The destruction of any boat is a sad thing for me even though I know that it is necessary, so my intention is to try to get as much of the interior out carefully and as intact as possible so that I can reuse the wood. I don’t know how possible this will be since I know from the previous owner that she was constructed by glueing and screwing and then sheathing with glass fibre matting and epoxy.
Fortunately for me, epoxy can be softened using a heat gun. So a combination of heat gun and scraper was used to reveal where the screws have been plugged. Most if not all of them are just copper now, the zinc having long gone so getting them out was a long a tortuous process. The rubbing strake came off first and that wasn’t too much of a chore. Despite the careful handling a lot of the wood snapped during the removal. Extracting the screws ended up taking too long and despite the careful handling caused damage to the surrounding wood. In the end I just used a chisel to cut a square box around each screw head and then prised off the veneers of the plywood to reveal the screw head beneath. Even that turned out to be difficult and eventually I cut the side deck off with a reciprocating saw. Brute force is sometimes better than finesse.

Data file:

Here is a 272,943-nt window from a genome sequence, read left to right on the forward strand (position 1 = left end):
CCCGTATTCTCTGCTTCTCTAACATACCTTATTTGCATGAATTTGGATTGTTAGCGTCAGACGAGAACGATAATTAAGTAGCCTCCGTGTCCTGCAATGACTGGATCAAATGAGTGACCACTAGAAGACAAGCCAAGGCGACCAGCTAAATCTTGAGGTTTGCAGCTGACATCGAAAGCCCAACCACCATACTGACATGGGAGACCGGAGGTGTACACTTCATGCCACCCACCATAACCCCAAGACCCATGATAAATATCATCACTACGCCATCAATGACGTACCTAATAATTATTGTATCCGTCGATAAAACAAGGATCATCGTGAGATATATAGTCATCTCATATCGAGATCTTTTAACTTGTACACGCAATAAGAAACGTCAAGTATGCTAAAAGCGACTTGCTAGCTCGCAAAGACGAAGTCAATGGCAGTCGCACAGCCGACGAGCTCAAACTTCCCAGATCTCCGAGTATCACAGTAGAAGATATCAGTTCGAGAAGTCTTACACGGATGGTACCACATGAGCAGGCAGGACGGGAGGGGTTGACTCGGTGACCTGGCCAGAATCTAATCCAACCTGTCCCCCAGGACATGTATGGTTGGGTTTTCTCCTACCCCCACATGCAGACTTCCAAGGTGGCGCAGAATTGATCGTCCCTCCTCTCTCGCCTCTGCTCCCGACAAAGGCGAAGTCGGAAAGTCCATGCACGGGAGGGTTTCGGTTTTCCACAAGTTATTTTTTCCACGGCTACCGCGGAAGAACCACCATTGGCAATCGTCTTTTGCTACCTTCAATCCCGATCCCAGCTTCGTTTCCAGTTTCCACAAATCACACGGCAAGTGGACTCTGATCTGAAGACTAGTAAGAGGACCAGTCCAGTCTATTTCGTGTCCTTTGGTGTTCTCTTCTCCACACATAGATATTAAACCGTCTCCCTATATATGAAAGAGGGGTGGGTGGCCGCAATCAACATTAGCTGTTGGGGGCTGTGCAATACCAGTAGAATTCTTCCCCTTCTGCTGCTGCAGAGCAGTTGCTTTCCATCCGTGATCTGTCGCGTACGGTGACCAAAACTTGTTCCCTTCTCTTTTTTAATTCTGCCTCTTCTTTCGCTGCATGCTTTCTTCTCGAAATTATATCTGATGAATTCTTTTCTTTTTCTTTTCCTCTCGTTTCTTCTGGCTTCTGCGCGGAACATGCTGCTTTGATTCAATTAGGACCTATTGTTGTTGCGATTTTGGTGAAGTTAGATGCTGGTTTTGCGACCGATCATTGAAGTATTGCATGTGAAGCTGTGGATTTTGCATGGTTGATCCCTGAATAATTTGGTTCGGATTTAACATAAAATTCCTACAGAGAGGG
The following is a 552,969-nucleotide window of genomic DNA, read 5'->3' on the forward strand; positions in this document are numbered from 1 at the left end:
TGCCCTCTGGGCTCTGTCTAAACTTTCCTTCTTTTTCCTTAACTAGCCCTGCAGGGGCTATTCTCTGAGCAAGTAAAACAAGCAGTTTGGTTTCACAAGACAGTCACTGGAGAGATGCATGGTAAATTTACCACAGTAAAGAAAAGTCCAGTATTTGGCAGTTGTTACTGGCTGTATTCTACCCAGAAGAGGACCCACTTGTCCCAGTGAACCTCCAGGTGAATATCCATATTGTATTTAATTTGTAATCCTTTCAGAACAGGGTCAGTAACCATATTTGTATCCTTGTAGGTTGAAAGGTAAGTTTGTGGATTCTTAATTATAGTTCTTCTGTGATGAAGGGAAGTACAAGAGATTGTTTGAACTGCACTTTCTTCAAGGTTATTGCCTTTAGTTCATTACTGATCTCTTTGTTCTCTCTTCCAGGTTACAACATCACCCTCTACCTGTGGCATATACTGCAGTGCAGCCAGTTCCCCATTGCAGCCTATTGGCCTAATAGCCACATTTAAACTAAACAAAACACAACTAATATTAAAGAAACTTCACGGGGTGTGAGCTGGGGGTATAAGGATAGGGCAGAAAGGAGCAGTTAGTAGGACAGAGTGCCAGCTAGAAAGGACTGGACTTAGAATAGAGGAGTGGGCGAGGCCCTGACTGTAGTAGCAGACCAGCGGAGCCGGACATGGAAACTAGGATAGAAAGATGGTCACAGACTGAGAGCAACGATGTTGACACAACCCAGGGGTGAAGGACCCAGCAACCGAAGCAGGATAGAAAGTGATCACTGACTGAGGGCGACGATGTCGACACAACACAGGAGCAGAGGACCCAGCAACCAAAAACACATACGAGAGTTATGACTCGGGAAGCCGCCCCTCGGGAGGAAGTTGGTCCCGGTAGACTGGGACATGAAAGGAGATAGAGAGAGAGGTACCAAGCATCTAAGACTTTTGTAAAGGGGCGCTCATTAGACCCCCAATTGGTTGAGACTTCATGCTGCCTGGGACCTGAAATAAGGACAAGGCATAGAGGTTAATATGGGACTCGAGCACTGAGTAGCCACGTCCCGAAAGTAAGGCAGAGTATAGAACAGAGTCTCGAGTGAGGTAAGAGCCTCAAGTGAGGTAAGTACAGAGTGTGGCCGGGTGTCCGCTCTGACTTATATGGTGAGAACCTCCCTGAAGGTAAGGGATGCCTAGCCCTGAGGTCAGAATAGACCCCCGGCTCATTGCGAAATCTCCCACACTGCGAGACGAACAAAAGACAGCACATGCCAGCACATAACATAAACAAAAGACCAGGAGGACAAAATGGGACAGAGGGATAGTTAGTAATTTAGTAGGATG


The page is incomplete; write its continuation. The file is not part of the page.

You can see here the results of the initial trials with heat gun and scraper. The fiberglass sheathing, once heated up, lifts off very easily and you have to be careful that the hot sheathing lifting off as you scrape does not slide up over the scrapper and slice into your hand. Did I mention that it’s also hot?
Naiad after the starboard rubbing strake has been removed and the hull cleaned up.
This photo show the exposed, plugged, screw hole after the sheathing has been removed.
The lines of the cuts made by the chisel around the plug can be seen here.
The plywood square has now been removed revealing the screw beneath.
The slot in the screw is now cleaned up so that the screw driver does not slip. Well, that’s the idea.
And the screw removed. This one was one of the easy ones. You can see from the photo above that the colour of the screw heard is greenish which is just a bit of oxidant on the surface, if it had been pink then the chances are that the screw head would have disintegrated the moment I tried to turn the screw driver. About half of the screws ended up this way.